The majority of British health and safety (H&S) regulations introduced over the past 25 years have stemmed from the European Union (EU). As Britain prepares to leave the EU, it raises the question: what happens to the H&S laws governing industry and how else might leaving the EU impact on the safe guarding of employees at work?
On 29 March 2017, Britain submitted its intention to leave the EU. This means that, unless a sanctioned withdrawal agreement establishes another date as of 30 March 2019, Britain will no longer be a member of the EU.
It is important to remember that the main principles that require employers to assess, avoid and reduce workplace risks to their employees are embedded in current H&S legislation. Therefore, regardless of the outcome of Brexit, employers should continue to comply with the existing H&S laws.
Although leaving the EU could have an impact on H&S legislation, it is unlikely to be immediate. In the long run the government will be able to remove laws from the statute list, however existing legislation will stay in place until the negotiation period has finished. Following this, Britain will continue to apply its risk-based H&S structure, which includes laws from EU directives.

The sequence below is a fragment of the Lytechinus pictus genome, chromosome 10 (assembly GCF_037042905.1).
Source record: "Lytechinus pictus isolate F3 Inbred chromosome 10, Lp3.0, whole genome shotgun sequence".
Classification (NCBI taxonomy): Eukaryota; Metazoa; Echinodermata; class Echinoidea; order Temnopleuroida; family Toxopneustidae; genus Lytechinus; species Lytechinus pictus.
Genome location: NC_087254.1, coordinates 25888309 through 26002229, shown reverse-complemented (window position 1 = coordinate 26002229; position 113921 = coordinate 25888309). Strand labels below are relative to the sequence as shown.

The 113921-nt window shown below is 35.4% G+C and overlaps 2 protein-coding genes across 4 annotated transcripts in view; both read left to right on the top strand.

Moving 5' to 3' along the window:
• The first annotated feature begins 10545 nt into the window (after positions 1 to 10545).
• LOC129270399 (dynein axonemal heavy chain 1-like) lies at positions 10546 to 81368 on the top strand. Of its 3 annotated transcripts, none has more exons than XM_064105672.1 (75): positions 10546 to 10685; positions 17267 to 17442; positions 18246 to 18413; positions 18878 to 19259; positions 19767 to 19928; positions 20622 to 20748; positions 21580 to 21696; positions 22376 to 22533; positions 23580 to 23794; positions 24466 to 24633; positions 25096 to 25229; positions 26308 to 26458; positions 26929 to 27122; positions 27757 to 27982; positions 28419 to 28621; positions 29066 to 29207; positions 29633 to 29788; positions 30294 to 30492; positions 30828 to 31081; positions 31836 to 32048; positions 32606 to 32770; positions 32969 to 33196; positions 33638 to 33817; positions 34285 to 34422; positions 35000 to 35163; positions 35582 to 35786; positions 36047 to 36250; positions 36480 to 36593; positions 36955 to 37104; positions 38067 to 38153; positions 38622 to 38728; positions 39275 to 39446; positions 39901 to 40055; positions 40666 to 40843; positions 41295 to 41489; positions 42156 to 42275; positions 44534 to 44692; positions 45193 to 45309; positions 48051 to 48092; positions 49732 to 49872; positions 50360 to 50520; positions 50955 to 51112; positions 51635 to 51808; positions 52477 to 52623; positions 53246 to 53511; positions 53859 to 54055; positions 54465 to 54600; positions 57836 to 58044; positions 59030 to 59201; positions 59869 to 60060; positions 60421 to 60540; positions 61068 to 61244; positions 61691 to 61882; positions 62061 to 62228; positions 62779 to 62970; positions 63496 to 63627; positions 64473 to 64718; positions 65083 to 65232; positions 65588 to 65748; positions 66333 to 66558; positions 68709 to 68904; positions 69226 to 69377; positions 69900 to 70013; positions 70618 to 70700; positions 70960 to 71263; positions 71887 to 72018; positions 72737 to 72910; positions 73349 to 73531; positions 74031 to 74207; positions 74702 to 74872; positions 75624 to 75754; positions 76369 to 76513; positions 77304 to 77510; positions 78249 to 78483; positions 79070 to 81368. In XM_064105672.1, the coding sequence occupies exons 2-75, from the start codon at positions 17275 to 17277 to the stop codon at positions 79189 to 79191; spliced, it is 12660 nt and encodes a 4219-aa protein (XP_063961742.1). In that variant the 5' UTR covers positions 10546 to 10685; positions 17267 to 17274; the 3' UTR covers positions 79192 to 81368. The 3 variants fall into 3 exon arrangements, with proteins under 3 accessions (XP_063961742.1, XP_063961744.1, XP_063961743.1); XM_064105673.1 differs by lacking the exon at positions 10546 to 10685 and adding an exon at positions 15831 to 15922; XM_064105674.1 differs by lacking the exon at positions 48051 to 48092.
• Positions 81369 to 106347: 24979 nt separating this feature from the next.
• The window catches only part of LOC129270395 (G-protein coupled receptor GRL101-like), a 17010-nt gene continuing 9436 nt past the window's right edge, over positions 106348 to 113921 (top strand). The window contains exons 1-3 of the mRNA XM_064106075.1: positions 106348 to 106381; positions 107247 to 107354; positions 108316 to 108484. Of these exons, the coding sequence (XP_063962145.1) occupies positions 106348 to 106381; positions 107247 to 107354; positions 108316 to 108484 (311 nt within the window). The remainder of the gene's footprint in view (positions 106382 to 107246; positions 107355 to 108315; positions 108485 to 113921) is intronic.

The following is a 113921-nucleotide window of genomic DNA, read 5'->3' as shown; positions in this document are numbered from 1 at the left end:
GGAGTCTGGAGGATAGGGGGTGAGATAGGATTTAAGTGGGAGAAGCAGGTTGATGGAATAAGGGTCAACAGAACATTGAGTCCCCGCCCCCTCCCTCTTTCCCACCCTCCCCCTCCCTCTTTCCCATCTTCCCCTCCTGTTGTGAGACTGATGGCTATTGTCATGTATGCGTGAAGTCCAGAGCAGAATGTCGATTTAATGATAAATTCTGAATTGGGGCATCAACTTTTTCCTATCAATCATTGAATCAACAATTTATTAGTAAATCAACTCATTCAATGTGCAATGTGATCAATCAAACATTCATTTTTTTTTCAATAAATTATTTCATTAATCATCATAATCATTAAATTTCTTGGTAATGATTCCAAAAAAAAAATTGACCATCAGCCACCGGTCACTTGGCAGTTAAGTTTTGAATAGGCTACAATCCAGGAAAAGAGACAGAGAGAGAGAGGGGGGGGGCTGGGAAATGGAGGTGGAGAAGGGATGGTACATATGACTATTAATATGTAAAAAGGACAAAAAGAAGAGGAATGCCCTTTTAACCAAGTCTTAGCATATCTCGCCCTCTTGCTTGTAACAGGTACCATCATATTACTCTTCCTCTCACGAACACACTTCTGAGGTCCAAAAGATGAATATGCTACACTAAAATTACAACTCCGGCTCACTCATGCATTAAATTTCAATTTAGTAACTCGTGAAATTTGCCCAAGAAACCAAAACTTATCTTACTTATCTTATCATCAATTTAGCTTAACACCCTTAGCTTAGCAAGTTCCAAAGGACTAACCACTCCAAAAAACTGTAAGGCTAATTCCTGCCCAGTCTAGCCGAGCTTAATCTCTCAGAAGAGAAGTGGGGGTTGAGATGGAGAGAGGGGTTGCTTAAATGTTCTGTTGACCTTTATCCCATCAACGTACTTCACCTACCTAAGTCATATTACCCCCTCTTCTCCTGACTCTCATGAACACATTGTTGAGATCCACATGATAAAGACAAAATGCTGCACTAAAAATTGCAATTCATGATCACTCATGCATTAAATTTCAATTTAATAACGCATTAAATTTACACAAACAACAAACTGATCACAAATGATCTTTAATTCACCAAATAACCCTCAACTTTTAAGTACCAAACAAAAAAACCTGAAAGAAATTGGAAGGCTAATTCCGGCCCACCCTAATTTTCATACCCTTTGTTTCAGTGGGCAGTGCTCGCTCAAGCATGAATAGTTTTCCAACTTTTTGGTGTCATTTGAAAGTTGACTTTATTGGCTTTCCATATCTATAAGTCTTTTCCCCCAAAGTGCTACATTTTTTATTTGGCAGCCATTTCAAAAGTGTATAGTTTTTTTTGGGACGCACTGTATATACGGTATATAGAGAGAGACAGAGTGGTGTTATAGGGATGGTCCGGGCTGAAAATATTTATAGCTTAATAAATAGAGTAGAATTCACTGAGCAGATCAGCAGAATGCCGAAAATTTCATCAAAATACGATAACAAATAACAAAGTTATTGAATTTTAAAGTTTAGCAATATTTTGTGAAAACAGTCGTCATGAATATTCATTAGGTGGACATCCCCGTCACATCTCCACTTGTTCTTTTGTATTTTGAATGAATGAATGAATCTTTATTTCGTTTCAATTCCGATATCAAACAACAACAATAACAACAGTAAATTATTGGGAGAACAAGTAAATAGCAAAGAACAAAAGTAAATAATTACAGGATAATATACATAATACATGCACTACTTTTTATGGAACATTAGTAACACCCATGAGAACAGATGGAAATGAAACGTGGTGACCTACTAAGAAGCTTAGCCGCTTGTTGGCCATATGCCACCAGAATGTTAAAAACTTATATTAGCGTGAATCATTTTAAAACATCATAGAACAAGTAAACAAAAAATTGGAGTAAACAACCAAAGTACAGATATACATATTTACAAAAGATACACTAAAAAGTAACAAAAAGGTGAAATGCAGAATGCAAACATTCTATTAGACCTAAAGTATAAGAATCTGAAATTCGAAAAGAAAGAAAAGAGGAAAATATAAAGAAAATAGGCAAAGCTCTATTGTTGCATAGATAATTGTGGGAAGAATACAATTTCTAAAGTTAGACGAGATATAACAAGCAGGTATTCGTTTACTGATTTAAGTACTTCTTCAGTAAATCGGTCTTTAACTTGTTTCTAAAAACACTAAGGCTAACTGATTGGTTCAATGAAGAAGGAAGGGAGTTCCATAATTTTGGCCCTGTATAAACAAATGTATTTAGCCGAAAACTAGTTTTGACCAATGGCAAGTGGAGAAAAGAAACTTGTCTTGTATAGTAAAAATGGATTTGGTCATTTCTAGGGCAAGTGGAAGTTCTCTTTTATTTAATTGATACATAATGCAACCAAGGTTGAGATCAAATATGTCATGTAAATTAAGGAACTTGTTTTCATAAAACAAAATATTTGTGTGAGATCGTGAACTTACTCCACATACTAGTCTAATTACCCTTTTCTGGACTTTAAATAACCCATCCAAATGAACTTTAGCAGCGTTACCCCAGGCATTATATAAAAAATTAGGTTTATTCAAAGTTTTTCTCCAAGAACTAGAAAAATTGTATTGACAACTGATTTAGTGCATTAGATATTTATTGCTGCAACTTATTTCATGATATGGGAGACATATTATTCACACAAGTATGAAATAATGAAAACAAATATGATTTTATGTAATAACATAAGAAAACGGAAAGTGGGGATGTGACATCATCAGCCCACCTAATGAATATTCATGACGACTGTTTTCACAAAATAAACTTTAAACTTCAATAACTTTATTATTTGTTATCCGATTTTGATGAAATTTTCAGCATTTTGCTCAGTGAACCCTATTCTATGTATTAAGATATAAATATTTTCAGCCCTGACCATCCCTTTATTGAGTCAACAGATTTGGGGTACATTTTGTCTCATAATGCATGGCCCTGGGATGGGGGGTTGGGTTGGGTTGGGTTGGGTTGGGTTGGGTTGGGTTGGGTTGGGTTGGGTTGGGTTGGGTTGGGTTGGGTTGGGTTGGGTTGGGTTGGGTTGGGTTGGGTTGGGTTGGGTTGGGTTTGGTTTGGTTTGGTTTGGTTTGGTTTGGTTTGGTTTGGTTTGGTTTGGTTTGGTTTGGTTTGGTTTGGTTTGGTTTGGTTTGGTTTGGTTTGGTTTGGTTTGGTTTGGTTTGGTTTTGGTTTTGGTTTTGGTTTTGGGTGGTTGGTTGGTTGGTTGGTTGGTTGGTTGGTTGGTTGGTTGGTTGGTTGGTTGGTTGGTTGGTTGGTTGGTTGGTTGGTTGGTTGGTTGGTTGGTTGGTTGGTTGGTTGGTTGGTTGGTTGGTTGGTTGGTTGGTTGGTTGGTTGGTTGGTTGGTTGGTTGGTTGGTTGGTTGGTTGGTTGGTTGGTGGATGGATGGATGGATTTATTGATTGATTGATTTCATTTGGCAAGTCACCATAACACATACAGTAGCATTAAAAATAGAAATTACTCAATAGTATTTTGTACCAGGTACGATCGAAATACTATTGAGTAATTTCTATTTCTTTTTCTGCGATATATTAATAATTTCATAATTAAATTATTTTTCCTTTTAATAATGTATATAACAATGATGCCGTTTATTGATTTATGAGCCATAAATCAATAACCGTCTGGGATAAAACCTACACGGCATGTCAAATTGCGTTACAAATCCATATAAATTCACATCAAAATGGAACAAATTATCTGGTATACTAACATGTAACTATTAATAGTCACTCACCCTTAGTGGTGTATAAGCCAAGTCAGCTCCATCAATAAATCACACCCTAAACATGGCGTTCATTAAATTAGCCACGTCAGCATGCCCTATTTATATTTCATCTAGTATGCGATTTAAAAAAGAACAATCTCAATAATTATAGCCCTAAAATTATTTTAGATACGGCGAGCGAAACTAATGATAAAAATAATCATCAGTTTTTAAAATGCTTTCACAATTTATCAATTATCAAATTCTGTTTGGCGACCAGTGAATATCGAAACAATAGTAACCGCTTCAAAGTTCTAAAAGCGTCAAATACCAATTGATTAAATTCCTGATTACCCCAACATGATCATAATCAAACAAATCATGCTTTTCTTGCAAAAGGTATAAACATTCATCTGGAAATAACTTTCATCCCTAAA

The key principles of risk management contained in The Health and Safety at Work etc. Act 1974, The Management of Health and Safety at Work Regulations 1999 and other acts and legislation will continue.
The Health and Safety (Miscellaneous Amendments) (EU Exit) Regulations 2018 will become effective on the day the UK leaves the EU. These regulations will ensure that EU-derived health and safety protections will continue to be enforced after Britain has left the EU.
Of the published regulations, only four were amended, these being:
The Offshore Installations (Prevention of Fire and Explosion, and Emergency Response) Regulations 1995
The Health and Safety (Safety Signs and Signals) Regulations 1996
The Control of Artificial Optical Radiation at Work Regulations 2010
The Ionising Radiations Regulations 2017.
The amendments are all designed to ensure current legislation can still be applied after Brexit. They mainly look at definitions and, where possible, replace EU directives with references to other relevant British legislation. Where that’s not possible, they provide a clear definition within the amended regulation.
All changes are purely required to ensure regulations are still applicable within the legal framework when it sits outside of the EU. The amendments will not change the requirements and expectations placed on employers.
Employers can be assured that the procedures and processes they have in place on 31 March 2019 will remain relevant on 1 April 2019.
Alcumus PSM (People & Safety Management) specialises in human resources (HR) and health and safety (H&S) consulting for small and medium-sized enterprises. To find out how we can help you, contact the team on email@example.com.
Written by Gary Broadley, Senior Health & Safety Consultant